We start really strong. When Drwhy can drink, I try to stop their healer from drinking. And we rinse and repeat. At that level, skill is pretty even. So it's all about game plan. How can you get your healer to drink and prevent theirs from not?

But if we do start putting pressure, we usually try to keep it going. It's much easier to keep pressure and make them get into trouble by making stupid plays, than resetting the fight and starting again.

Also, I put out a lot less damage against better teams. Half the games versus Rogue/Druid teams, I just get into stealth during every Fear to Sap the rogue and let my priest drink.

It's more about control than damage. You will have an opportunity to put out some burst damage, but for most of the game it's control. Drwhy is the same. We take a fight to where it's favorable for us, and then we stop resetting, and then we both go offensive.

WoW Insider: What signals to you that you need to radically change strategy midmatch? (And how do you accomplish that change?)

Nostalgia: Yelling is usually a good signal. Heh, we usually expect everything since we've played against like every comp a billion times.

But like an example would be, "Hey, I'mm going to put pressure on this warrior, go bug the druid with burns and dispels." That's fine and all, but when the warrior resists your 2 Cheap Shots and 3 Kidney Shots (it happens more often than not, I've had atleast 1 KS resisted versus every warrior team), you're not putting any pressure.

And while the right thing to do is put pressure on the Warrior, sometimes you are just like, "Okay, this is not going to work, he's got full HoTs, druid was drinking while I was getting mace stunned, no wounds left." Obviously in this specific case, staying on the warrior is a bad idea, and we either switch, or reset the fight to the best of our ability.

WoW Insider: What's the key for your composition's strategy? Are there multiple tactics you can use?

Nostalgia: Well I'll take Druid/X, for example, since they make up 99% of the 2v2 ladder.

We never beat Druid/Warrior, Druid/Hunter, Druid/Lock, Druid/Rogue or pretty much anything Druid, without a CC on the druid. Our options are limited, we have a Fear, and we have a Blind/Sap. The thing is, a good druid won't get Feared due to him running from a Priest when a Priest gets close.

Also, a good Warrior, Rogue, Hunter, or Lock won't let a druid feared. They all have slows that can stop the priest from getting to the druid. All those classes also can either kite me, or stop half my damage, or CC me.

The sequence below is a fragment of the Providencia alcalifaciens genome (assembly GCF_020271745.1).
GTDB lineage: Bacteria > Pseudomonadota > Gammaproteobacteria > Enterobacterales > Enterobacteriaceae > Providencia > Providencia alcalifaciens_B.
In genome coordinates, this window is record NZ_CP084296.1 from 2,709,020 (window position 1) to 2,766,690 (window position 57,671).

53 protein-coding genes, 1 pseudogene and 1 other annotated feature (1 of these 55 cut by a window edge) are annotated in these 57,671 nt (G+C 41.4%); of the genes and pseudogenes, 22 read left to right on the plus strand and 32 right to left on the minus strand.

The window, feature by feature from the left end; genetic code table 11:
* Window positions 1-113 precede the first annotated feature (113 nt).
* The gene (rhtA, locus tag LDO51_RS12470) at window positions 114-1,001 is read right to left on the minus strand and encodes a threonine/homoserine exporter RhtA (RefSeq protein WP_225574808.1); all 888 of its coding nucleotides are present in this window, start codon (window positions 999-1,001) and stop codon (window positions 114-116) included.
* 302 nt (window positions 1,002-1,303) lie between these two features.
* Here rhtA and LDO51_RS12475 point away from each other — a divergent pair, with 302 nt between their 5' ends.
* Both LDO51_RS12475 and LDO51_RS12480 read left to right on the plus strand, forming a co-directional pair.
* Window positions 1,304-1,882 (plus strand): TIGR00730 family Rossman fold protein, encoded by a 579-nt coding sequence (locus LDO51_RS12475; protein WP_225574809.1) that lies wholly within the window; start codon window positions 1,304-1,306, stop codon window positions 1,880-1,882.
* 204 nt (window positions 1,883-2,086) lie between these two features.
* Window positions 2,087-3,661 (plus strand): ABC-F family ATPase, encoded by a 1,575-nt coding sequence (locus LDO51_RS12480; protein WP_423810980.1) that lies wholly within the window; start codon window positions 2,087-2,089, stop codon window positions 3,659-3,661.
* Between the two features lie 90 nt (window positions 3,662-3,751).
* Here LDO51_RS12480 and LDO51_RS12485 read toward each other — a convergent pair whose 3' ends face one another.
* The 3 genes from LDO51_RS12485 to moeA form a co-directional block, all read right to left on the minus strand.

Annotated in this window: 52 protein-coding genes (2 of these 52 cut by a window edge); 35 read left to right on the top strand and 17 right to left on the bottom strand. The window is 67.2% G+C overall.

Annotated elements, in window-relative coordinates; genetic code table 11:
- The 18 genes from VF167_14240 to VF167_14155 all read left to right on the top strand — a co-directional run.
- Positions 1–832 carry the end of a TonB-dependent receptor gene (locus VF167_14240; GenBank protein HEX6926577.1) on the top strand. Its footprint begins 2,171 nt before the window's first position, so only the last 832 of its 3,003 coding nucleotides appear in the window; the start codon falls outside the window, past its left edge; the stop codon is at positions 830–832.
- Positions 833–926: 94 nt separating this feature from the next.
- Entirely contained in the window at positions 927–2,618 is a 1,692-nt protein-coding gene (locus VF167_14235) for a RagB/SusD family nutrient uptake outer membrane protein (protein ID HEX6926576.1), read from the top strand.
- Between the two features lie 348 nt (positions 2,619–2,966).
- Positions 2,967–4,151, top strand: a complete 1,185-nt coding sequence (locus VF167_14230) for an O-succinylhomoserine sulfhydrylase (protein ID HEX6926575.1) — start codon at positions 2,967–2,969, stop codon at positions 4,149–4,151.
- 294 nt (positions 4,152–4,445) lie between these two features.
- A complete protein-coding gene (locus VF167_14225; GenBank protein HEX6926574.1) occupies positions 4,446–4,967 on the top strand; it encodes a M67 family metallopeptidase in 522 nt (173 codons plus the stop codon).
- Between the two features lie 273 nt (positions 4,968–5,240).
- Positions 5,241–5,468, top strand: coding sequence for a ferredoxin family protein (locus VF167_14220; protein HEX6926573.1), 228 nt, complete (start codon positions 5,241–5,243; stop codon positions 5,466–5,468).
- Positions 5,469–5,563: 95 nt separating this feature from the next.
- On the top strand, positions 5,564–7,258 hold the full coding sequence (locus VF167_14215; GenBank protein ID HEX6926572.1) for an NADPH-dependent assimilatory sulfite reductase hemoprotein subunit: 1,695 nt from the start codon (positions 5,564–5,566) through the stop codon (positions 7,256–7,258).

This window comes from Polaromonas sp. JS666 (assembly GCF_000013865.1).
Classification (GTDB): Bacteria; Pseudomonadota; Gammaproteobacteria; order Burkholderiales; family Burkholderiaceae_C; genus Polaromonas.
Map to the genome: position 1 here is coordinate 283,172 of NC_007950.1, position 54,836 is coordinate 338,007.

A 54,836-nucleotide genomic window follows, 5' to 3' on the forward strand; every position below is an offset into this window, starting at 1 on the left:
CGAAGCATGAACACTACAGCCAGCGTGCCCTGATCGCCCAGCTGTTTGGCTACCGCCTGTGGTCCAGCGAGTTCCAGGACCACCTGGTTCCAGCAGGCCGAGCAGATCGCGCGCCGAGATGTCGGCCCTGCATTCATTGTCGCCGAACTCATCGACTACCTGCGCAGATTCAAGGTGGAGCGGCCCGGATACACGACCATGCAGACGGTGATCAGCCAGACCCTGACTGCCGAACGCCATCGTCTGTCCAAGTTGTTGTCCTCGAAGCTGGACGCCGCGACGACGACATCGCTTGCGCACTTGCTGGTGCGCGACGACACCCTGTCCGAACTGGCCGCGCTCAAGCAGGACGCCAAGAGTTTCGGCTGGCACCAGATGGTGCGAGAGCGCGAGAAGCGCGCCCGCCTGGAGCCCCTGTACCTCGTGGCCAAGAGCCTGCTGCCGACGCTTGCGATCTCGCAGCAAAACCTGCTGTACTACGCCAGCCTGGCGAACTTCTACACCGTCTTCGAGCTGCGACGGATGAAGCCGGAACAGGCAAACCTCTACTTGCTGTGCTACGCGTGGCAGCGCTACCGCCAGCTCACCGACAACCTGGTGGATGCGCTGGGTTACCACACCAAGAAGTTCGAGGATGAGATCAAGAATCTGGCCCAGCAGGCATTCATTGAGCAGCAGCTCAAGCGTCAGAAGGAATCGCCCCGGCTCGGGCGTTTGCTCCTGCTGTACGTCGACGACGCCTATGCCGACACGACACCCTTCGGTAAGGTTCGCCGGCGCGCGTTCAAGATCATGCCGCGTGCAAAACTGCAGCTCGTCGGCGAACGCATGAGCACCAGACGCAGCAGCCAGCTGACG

This means that not only can we not kill their DPS with a druid healing, they can also survive while their Druid is drinking. Half of these classes have pets disallowing my priest to drink, the other half put so much pressure that my priest can't get time to drink. Also Abolish Poison owns me. So what are our options?

Well, for half those match ups, we will not win without killing the pet. If we do not kill the pet Drwhy will be OOM and we have to run around a pillar for 5 minutes for him to regen mana. This is actually a viable strategy.

We kill pet, we OOM the hunter so he can't summon, or I stay on the warlock and put massive pressure on the lock while he has no pet.

Another problem is that with a Druid sticking on a Rogue with Cyclones, it becomes a fight of them trying to summon a pet, and us trying to stop them. Unless it's early on the fight, I'm usually cooldown starved, and if they are coordinated, they can summon another one. So we take full advantage during that time.

Against Rogue/Druid, we just control the Rogue till he decides to leave the game. But full duration Fears, then getting Kidneys on him usually help (in a position where the druid has to come close to the priest and gets Feared). Druid will trinket, and you wait for another opportunity to do it again with his trinket down. Follow it with a Blind, and a Sap, and hope you get a kill.

If not, reset and try again. It's more or less the same for Warrior/Druid, minus Fears on Warrior. It becomes really hard against Warriors that Intervene when they are in trouble, and know when to go sword and board.